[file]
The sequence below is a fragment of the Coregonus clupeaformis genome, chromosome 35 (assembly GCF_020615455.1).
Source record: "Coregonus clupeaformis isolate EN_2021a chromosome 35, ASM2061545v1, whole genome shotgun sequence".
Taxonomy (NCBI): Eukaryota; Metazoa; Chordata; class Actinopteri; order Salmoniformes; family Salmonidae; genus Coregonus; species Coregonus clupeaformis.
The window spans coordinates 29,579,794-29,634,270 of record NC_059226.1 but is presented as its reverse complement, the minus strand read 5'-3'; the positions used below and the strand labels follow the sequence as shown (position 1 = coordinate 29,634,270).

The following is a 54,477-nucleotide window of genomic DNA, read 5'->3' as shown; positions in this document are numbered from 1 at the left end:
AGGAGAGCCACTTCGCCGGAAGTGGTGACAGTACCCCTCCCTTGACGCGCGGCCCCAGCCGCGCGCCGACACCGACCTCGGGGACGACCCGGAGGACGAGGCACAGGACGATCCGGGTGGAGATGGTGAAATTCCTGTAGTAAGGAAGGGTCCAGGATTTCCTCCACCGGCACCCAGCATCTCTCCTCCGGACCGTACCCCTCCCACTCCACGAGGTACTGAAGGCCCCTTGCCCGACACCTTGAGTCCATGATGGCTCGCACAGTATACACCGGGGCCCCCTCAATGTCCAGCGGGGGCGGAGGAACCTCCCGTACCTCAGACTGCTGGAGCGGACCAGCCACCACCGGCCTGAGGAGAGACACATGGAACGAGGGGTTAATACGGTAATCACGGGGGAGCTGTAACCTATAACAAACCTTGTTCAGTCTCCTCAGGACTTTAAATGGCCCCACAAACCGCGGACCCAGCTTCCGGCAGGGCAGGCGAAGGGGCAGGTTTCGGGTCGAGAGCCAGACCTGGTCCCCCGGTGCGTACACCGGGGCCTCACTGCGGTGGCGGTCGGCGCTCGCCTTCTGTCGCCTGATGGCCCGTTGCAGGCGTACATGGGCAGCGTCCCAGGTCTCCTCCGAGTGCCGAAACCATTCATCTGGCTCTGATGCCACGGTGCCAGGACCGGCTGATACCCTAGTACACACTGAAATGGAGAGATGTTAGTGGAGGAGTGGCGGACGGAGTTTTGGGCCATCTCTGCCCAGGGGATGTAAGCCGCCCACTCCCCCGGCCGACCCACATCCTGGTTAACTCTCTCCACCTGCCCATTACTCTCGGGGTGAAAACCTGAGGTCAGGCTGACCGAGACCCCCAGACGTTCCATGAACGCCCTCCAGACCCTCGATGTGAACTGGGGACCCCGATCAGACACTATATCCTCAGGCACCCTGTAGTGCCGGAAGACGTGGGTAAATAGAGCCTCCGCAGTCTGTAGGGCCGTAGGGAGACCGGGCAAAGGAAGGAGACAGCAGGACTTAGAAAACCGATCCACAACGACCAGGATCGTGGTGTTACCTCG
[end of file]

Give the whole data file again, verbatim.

The sequence below is a fragment of the Coregonus clupeaformis genome, chromosome 35 (assembly GCF_020615455.1).
Source record: "Coregonus clupeaformis isolate EN_2021a chromosome 35, ASM2061545v1, whole genome shotgun sequence".
Taxonomy (NCBI): Eukaryota; Metazoa; Chordata; class Actinopteri; order Salmoniformes; family Salmonidae; genus Coregonus; species Coregonus clupeaformis.
The window spans coordinates 29,579,794-29,634,270 of record NC_059226.1 but is presented as its reverse complement, the minus strand read 5'-3'; the positions used below and the strand labels follow the sequence as shown (position 1 = coordinate 29,634,270).

The following is a 54,477-nucleotide window of genomic DNA, read 5'->3' as shown; positions in this document are numbered from 1 at the left end:
AGGAGAGCCACTTCGCCGGAAGTGGTGACAGTACCCCTCCCTTGACGCGCGGCCCCAGCCGCGCGCCGACACCGACCTCGGGGACGACCCGGAGGACGAGGCACAGGACGATCCGGGTGGAGATGGTGAAATTCCTGTAGTAAGGAAGGGTCCAGGATTTCCTCCACCGGCACCCAGCATCTCTCCTCCGGACCGTACCCCTCCCACTCCACGAGGTACTGAAGGCCCCTTGCCCGACACCTTGAGTCCATGATGGCTCGCACAGTATACACCGGGGCCCCCTCAATGTCCAGCGGGGGCGGAGGAACCTCCCGTACCTCAGACTGCTGGAGCGGACCAGCCACCACCGGCCTGAGGAGAGACACATGGAACGAGGGGTTAATACGGTAATCACGGGGGAGCTGTAACCTATAACAAACCTTGTTCAGTCTCCTCAGGACTTTAAATGGCCCCACAAACCGCGGACCCAGCTTCCGGCAGGGCAGGCGAAGGGGCAGGTTTCGGGTCGAGAGCCAGACCTGGTCCCCCGGTGCGTACACCGGGGCCTCACTGCGGTGGCGGTCGGCGCTCGCCTTCTGTCGCCTGATGGCCCGTTGCAGGCGTACATGGGCAGCGTCCCAGGTCTCCTCCGAGTGCCGAAACCATTCATCTGGCTCTGATGCCACGGTGCCAGGACCGGCTGATACCCTAGTACACACTGAAATGGAGAGATGTTAGTGGAGGAGTGGCGGACGGAGTTTTGGGCCATCTCTGCCCAGGGGATGTAAGCCGCCCACTCCCCCGGCCGACCCACATCCTGGTTAACTCTCTCCACCTGCCCATTACTCTCGGGGTGAAAACCTGAGGTCAGGCTGACCGAGACCCCCAGACGTTCCATGAACGCCCTCCAGACCCTCGATGTGAACTGGGGACCCCGATCAGACACTATATCCTCAGGCACCCTGTAGTGCCGGAAGACGTGGGTAAATAGAGCCTCCGCAGTCTGTAGGGCCGTAGGGAGACCGGGCAAAGGAAGGAGACAGCAGGACTTAGAAAACCGATCCACAACGACCAGGATCGTGGTGTTACCTCG